This article is part of Scroll’s Second Chances series. Second Chances highlights the unique experiences and potential of individuals who have overcome substance abuse and/or incarceration, as well as the programs and people that supported their journey.

In a world often marred by incarceration, addiction and cycles of trauma, filmmaker Brenton Gieser sheds light on a story of hope, resilience and transformation in his latest project, “The 50.”

This feature-length documentary dives deep into the lives of 50 incarcerated men who embark on an unprecedented journey to become certified counselors while serving life or long-term prison sentences in California’s overcrowded and drug-saturated prison system.

Directed by Gieser, a filmmaker from Half Moon Bay, California, “The 50” offers a poignant exploration of trauma and repair, weaving together the stories of these men as they navigate their own paths to healing and redemption.

Cameron Clark shared his expertise and how his life has changed since being apart of "The 50."

Cameron Clark shared his expertise and how his life has changed since being apart of "The 50." Photo credit: Chester Chan

At the heart of “The 50” is the Offender Mentor Certification Program, which offers incarcerated individuals the opportunity to become certified substance counselors. For these 50 men, many of whom have been victims and victimizers, the program represents a chance to break free from the cycles of trauma and addiction that have defined their lives.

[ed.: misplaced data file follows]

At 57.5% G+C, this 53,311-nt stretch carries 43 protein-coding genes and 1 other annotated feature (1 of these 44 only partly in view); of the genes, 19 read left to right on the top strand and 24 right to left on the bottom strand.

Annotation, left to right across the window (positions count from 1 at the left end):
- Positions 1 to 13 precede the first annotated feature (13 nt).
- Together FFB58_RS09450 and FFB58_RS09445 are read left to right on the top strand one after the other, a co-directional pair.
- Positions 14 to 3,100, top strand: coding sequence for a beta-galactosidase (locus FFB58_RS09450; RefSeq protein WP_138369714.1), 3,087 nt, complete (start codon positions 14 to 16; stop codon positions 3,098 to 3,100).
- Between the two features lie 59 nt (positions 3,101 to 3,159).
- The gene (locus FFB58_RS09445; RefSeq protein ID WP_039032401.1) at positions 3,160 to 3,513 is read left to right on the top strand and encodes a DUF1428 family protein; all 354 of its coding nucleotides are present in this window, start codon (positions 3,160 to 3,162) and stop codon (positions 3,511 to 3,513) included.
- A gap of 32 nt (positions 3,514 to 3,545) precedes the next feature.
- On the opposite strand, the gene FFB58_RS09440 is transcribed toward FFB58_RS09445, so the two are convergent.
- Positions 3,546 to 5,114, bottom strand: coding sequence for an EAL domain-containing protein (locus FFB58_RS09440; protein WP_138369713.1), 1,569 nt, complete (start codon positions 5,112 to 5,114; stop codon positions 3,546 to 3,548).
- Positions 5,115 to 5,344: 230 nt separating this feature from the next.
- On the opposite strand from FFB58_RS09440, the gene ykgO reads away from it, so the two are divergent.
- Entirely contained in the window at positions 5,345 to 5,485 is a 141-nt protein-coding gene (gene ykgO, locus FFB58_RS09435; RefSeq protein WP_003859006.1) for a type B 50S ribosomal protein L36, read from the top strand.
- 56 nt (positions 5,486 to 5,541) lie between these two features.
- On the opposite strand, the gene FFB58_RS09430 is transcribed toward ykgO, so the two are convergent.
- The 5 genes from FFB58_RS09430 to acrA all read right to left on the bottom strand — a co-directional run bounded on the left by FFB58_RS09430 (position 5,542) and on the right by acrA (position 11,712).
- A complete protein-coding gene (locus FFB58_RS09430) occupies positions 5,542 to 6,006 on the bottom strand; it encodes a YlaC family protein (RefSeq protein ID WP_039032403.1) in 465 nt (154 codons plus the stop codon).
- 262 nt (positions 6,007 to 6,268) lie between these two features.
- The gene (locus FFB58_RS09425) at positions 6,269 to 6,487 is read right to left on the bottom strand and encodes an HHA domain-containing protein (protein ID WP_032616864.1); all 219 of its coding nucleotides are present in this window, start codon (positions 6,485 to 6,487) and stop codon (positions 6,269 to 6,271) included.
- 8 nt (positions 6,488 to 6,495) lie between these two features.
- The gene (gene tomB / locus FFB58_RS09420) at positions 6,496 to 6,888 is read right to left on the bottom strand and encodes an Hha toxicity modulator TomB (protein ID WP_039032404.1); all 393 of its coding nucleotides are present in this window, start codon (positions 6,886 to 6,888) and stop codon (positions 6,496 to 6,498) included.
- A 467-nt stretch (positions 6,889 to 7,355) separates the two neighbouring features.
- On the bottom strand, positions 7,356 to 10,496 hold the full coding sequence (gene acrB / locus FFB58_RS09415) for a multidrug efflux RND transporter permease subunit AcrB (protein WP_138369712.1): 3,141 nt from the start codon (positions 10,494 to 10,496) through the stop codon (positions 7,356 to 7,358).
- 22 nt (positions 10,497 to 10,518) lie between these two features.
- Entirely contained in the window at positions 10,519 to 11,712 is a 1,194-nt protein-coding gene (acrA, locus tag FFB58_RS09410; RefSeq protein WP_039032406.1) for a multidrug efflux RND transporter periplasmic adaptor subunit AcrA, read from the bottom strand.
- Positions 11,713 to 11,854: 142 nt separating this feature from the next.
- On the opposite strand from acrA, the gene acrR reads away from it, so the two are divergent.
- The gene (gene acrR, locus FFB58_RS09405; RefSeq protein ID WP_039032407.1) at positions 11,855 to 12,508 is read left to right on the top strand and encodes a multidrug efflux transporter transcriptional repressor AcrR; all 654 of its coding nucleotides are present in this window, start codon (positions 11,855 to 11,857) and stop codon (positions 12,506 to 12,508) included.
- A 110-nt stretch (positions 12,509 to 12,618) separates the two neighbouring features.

Through intimate interviews and raw footage, Gieser captures the profound impact of this transformative journey on the participants and those around them.

The film delves into the complexities of identity, culture and class, as the men grapple with their pasts and strive to create a new narrative for themselves. As they confront their own demons and confront the traumas of their pasts, they emerge as healers and agents of change within their communities.

Sol Irving helped found the Offender Mentor Certification program.

Sol Irving helped found the Offender Mentor Certification program. Photo credit: Chester Chan

“The 50” is more than just a documentary; it’s a call to action for audiences to confront their own biases and preconceptions about incarceration, addiction and redemption. Through the stories of these 50 men, Gieser challenges viewers to see beyond labels and stereotypes, and to recognize the humanity and resilience in those society often deems “irredeemable.”

“I hold a deep belief that this film will be a catalyst for healing for its viewers,” Gieser said in a director statement with Filmfreeway.

Learn more about “The 50” and where to watch it here.